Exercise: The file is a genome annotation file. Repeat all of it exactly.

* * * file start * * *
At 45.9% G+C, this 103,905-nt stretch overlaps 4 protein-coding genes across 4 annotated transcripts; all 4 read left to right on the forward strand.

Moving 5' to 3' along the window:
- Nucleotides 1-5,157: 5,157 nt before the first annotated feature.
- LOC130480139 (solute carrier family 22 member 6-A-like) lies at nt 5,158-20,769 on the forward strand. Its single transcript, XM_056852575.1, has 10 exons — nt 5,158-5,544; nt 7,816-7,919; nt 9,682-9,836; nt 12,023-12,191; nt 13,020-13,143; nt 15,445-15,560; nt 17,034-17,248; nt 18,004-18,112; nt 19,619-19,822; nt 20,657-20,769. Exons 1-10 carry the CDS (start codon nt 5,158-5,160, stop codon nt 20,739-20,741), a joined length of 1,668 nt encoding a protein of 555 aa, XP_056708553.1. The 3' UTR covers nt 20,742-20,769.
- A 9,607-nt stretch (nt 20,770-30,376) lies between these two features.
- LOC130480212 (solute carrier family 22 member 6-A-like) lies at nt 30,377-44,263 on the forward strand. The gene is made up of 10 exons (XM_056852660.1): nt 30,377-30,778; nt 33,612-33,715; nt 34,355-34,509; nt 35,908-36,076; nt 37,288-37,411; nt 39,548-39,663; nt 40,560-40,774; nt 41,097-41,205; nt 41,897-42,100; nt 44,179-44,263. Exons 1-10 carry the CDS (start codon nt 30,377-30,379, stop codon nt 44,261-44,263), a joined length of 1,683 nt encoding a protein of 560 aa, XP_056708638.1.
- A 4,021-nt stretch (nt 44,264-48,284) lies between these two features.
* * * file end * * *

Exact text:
At 45.9% G+C, this 103,905-nt stretch overlaps 4 protein-coding genes across 4 annotated transcripts; all 4 read left to right on the forward strand.

Moving 5' to 3' along the window:
- Nucleotides 1-5,157: 5,157 nt before the first annotated feature.
- LOC130480139 (solute carrier family 22 member 6-A-like) lies at nt 5,158-20,769 on the forward strand. Its single transcript, XM_056852575.1, has 10 exons — nt 5,158-5,544; nt 7,816-7,919; nt 9,682-9,836; nt 12,023-12,191; nt 13,020-13,143; nt 15,445-15,560; nt 17,034-17,248; nt 18,004-18,112; nt 19,619-19,822; nt 20,657-20,769. Exons 1-10 carry the CDS (start codon nt 5,158-5,160, stop codon nt 20,739-20,741), a joined length of 1,668 nt encoding a protein of 555 aa, XP_056708553.1. The 3' UTR covers nt 20,742-20,769.
- A 9,607-nt stretch (nt 20,770-30,376) lies between these two features.
- LOC130480212 (solute carrier family 22 member 6-A-like) lies at nt 30,377-44,263 on the forward strand. The gene is made up of 10 exons (XM_056852660.1): nt 30,377-30,778; nt 33,612-33,715; nt 34,355-34,509; nt 35,908-36,076; nt 37,288-37,411; nt 39,548-39,663; nt 40,560-40,774; nt 41,097-41,205; nt 41,897-42,100; nt 44,179-44,263. Exons 1-10 carry the CDS (start codon nt 30,377-30,379, stop codon nt 44,261-44,263), a joined length of 1,683 nt encoding a protein of 560 aa, XP_056708638.1.
- A 4,021-nt stretch (nt 44,264-48,284) lies between these two features.